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Theme: Open Your Eyes

     Disney’s 60th animated feature film Encanto started slow at the box office but has gained great momentum since its release to Disney Plus.  With a lively soundtrack and catchy tunes from Lin-Manuel Miranda, the story of the magical Madrigal family has already won the Golden Globe for best animated film guaranteeing it an Oscar nomination.

     The first words spoken in the movie, “Open Your Eyes”, tell the essential theme of the story. One can be seeing but never perceiving (Matthew 13:14), one can be looking at a miracle and never recognize it as such, one can be given a gift and never truly see its value. Looking at things with physical eyes is very different than looking along and through with the eyes of the heart. The same holds true for viewing the film. Looking at Encanto, one sees a story about a magical family in Colombia; looking along and through, one sees God’s foundational story of Exodus, Jubilee, and New Creation.


     The opening scenes of the movie tell the “back-story” of the Madrigal family and their Encanto (place of wonder). Abuela, the matriarch, recounts the family’s history of how she and her husband Pedro were forced to flee their home carrying their three infants into the night led only by a candle. In the darkest moment when Pedro was lost the candle became a flame that would never go out. The miracle which surrounded Abuela and her children continued to grow.  A house came alive to shelter them, children received special gifts to protect and serve the community who fled with them. Hidden by the candle, their Encanto became a small paradise.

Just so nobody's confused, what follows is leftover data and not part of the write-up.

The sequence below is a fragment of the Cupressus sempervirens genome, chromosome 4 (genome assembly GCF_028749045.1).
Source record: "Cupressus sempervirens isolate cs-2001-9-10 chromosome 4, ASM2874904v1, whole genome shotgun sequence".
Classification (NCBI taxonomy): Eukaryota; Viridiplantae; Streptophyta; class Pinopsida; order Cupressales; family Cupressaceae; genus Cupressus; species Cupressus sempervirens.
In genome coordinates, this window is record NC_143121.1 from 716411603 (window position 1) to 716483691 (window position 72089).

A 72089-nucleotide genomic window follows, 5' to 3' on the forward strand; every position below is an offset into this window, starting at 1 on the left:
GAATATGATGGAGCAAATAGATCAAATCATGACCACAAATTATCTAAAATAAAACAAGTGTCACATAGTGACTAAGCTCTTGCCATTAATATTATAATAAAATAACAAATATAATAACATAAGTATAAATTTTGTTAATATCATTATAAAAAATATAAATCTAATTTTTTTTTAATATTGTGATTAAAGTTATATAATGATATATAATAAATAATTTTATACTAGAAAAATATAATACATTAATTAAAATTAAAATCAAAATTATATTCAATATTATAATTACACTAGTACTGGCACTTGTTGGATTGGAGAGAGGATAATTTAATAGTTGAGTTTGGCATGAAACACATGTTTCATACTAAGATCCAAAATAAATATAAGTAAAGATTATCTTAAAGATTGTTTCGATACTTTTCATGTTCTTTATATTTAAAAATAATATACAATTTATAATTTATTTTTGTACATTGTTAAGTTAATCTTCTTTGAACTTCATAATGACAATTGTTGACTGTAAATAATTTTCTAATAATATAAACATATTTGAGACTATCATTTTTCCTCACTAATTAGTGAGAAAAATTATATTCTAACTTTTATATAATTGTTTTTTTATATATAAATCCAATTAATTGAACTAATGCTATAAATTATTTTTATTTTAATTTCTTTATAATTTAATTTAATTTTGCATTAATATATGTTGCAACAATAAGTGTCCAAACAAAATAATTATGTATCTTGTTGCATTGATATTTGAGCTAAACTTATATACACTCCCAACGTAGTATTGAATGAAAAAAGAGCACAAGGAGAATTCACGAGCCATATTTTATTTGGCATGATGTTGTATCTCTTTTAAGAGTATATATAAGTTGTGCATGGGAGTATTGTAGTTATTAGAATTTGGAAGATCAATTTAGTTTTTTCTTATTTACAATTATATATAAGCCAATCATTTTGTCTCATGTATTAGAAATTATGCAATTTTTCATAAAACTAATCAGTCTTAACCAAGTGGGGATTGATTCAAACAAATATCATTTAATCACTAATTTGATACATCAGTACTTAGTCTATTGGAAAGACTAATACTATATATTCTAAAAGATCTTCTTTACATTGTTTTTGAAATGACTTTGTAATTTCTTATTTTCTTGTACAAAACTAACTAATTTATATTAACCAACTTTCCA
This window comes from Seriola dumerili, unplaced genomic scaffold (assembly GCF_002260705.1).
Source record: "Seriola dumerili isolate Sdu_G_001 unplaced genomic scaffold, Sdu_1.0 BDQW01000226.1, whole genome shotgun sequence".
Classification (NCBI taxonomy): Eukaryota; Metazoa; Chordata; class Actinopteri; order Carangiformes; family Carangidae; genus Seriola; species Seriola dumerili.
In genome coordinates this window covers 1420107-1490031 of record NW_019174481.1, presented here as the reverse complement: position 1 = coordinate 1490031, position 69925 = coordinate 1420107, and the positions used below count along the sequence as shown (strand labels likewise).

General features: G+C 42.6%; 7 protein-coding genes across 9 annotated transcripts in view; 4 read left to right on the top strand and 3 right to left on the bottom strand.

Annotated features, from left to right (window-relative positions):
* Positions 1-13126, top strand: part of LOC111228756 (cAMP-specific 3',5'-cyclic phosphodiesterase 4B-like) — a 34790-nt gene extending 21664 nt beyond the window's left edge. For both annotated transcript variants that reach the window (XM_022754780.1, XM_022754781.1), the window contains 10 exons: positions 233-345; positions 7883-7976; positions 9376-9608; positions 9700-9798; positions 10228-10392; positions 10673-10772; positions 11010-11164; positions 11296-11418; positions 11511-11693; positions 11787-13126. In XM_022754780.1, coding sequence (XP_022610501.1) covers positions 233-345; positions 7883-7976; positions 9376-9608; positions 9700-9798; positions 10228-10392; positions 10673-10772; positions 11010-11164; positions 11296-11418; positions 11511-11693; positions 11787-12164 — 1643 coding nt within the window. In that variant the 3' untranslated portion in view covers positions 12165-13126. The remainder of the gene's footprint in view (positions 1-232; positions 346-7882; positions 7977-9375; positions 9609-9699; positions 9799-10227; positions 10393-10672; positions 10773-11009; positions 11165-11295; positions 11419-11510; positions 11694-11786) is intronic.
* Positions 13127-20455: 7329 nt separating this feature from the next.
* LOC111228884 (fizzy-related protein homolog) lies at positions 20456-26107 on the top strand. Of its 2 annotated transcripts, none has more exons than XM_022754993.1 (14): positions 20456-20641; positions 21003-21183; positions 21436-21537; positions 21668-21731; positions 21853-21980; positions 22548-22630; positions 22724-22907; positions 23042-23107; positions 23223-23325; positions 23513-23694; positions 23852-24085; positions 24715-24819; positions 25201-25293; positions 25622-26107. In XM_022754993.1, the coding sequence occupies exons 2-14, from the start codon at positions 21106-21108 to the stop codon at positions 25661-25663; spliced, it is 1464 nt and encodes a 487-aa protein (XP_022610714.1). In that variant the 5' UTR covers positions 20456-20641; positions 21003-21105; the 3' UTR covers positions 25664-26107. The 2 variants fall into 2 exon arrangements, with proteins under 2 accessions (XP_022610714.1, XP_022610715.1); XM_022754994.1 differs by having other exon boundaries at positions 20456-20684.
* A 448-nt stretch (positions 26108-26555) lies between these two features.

The same story unfolds in Exodus, the second book of the Bible, often referred to as God’s foundational story. Moses is leading the Israelites out of their captivity in Egypt led by a pillar of cloud by day and a pillar of fire by night. The light of God’s glory represents his presence with his people.  After crossing the Red Sea, he took up residence with them first in the Tabernacle and then in the Temple in Jerusalem. Both were microcosms of his original temple/house in Eden.

     The Promised Land was to be a recapitulation of Eden where the people of God would pick up the original mandate to be fruitful and multiply, pushing back the darkness and bringing light to the nations. As a “royal priesthood” (Exodus 19:6) they were to serve in God’s house and reflect his benevolent dominion (protection) over creation.

     Pedro, the father of Abuela’s children whose sacrifice created the miracle for his family, is a type of Christ who is the Prophet promised by Moses in the book of Deuteronomy. As the Light of the World Jesus opens the way out of the Kingdom of Darkness (Col. 1:13) and the evil trinity of sin, satan, and death. The name Pedro means stone or rock; Christ is the cornerstone, the foundation stone of a new house made of living stones to be the dwelling place of God ( Eph. 2:19-22, Isa. 28:16, I Peter 2:6-8).